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Welcome to Twice in a Lifetime! On this website you will find a compilation of thrift stores that are local to the Phoenix area, as well as fun facts, videos, and podcasts explaining the importance of thrift shopping, how fun it is and why you should do it. Check out the variety of information that our site has to offer; we hope that you learn something about thrift shopping and encourage you to reuse and donate! 

Sincerely,

The staff of Twice in a Lifetime 

When you shop and donate to a nonprofit thrift store, you are creating opportunities for those in need. Nonprofit thrift stores provide jobs, donate to charities and recycle your old stuff into something new.

The number of resale stores is growing at a rate of approximately seven percent each year, according to The Association of Resale Professionals. There are now more than 25,000 resale, consignment and nonprofit shops in America.

Resale shopping has become a growing trend, according to America’s Research Group, about 16 to 18 percent of Americans will shop at a thrift store during a given year. It used to be that thrifting was only for middle-aged women, but a recent demand for vintage goods has attracted younger customers.

Customers at the White Dove Thrift Shoppe in Mesa, Arizona, describe their shopping as, “treasure hunting.” The culture change in thrift shopping is drawing in a more diverse crowd of shoppers.

Genna Caviness, the store manager at the White Dove Thrift Shoppe, has been working at the shop for four years. She said they have 90 volunteers just at the Mesa location on Guadalupe Road.

“It’s really rewarding to see what people give back to the community and how much they’re willing to give to make something happen,” she said.

Caviness said she likes the variety in the thrift stores with items dating back to the 1800’s.

“If you look around, everything that you see has been donated, and it’s just incredible how much we do receive as far as donations and how the community has come together to be a part of this store,” she said.

The DIY, or Do It Yourself, movement has also contributed to growth in thrift-shopping. Recycling old goods into something new is cost efficient and environmentally friendly.

“There are a lot of artists and people that come through and they think of things to do with the stuff,” Genna Caviness said. “Sometimes we get the before and after pictures and it’s really cool to see that. I would say the going green and repurposing part of it is a reason why they should donate.”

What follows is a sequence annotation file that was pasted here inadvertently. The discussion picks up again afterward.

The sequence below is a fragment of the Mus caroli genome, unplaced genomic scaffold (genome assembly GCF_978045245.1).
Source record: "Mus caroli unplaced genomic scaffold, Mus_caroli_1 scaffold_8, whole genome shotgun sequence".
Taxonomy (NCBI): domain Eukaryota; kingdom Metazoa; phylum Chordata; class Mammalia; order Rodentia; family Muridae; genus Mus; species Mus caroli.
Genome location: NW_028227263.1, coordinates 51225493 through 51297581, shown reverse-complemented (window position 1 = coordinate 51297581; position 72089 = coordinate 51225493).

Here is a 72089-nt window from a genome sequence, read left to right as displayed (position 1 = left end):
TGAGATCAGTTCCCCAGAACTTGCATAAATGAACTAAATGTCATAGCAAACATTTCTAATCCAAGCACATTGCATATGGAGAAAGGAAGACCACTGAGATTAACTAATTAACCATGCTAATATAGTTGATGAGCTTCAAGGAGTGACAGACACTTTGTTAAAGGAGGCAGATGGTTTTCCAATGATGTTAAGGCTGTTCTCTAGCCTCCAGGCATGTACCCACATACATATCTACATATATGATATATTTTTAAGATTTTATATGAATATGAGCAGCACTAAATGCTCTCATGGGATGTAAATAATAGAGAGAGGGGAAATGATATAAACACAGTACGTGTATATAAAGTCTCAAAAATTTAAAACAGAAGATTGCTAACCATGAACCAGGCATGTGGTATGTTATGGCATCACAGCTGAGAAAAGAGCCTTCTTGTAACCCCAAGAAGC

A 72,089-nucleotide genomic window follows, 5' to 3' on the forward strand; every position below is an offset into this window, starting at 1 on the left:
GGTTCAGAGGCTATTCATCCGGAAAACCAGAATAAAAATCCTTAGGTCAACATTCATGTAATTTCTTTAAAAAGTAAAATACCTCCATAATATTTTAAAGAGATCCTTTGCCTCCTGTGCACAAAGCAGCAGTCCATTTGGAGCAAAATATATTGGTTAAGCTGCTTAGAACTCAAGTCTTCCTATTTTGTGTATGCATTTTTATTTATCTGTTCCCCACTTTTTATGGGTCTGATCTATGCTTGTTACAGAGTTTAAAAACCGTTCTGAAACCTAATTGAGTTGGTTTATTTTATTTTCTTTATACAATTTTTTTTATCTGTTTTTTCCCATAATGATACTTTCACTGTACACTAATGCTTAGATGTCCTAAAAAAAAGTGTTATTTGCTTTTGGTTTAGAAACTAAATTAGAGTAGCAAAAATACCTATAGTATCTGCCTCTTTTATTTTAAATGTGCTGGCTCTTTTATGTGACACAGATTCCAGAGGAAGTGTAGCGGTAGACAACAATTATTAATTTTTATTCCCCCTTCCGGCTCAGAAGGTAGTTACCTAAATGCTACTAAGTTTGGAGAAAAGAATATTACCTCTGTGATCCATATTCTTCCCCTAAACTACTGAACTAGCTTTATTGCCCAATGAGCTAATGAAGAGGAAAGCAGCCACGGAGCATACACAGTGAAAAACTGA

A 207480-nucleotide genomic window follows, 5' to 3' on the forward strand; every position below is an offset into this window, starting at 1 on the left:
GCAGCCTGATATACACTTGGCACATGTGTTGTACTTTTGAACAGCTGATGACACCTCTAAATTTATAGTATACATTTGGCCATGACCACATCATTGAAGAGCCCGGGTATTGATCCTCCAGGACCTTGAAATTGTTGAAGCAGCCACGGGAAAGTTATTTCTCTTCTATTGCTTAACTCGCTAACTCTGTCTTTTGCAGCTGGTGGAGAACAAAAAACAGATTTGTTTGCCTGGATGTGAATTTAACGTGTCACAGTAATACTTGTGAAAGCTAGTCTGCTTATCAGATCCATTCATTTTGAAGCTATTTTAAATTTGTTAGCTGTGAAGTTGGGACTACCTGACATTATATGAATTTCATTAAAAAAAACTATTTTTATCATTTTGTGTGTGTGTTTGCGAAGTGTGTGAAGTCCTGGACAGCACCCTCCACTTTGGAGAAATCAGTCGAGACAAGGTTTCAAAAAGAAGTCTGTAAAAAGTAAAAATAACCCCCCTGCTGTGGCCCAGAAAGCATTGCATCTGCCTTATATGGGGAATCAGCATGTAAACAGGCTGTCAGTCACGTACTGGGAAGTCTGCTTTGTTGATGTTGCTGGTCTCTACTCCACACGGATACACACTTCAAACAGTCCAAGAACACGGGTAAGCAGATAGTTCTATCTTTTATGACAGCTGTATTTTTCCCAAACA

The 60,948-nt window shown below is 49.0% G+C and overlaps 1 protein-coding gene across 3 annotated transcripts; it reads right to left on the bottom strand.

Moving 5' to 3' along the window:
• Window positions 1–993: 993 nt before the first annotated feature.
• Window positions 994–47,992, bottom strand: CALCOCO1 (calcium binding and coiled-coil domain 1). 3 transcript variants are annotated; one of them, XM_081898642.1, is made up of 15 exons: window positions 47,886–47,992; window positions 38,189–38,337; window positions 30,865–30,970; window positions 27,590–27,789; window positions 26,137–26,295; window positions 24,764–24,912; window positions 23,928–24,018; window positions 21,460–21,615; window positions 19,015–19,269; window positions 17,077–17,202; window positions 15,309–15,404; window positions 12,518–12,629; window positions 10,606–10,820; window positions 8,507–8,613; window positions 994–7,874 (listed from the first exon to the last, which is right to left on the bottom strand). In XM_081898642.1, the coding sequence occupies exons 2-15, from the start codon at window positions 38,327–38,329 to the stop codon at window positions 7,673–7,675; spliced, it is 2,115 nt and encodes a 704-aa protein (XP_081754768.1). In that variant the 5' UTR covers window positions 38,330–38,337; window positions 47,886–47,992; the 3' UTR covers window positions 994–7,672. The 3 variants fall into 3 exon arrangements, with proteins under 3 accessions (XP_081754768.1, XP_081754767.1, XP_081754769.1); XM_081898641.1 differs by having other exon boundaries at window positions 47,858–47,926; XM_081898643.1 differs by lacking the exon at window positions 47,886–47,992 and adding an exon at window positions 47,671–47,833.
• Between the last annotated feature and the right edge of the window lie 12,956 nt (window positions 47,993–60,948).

A trend that has become very popular in thrift shopping is up-cycling.

Samantha Morse, a freshman at Arizona State University, balances her budget and her creative urges with up-cycling. She has been thrifting for almost her entire life because her family didn’t always have the money. When she turned 14 years old, she started thrifting on her own, which led to her love of upcycling.

“You just do what you can to make (the old clothes) new,” she said. “You can add patches or you can take a jean jacket and turn it into a purse. Upcycling is essentially recycling but for clothing.”

Morse said thrifting allows her to wear clothes she feels confident in on a college budget.

“Upcycling has really helped me be able to have this wardrobe and this style that I pride myself on,” she said. “You can get clothes for so much cheaper and get really quality clothes. You can get them for a low price. They just need a little love first.”

Morse advises new thrifters to not be completely discouraged walking into a thrift store and not finding the right item immediately.

“It’s a bit of a treasure hunt in thrift stores,” she said. “It’s really great. Scissors are your best friend. Don’t be afraid to cut stuff up and change it.”

Shopping at thrift stores keeps potentially reusable items out of our landfills. Also, the more people shop second-hand, the fewer clothing items will need to be mass produced.

“We’re doing good with their donations,” Genna Caviness said. “The funds are going to a great place. It’s not getting put into a CEO’s pocket.”

Another way the White Dove Thrift Shoppe is giving back to its community is by helping the Hospice of the Valley, which is a nonprofit organization providing hospice services to terminally ill patients and their families.

Hospice of the Valley has been around since 1977 and will be celebrating its 40-year anniversary.

“Everything you see in our store is donated, and all of our proceedings go back to patient care,” she said. “We’ve never refused a patient regardless of ability to pay.”

Many thrift stores benefit a charity. Even large chains like Savers put their proceedings toward helping save the planet and aiding people across the world. Savers sends all their unsold items overseas.

My Sister’s Charities in Chandler, Arizona aim to protect endangered wildlife, to heal women survivors of domestic abuse and end euthanasia of unwanted dogs and cats.

The White Dove Thrift Shoppe has four different stores in Maricopa County that help the Hospice of the Valley.

“When we get the donations of from folks who have lost a loved one, they’re saying goodbye to that last piece,” Genna Caviness said. “About 40% of our donations come from families who just lost a loved one on hospice with Hospice of the Valleys care.”

Caviness said working for the White Dove is incredible because she can watch the community come together to help the store and see how much they donate.

“One of the most rewarding parts is that we are able to help families in need at one of their greatest times in need,” she said.

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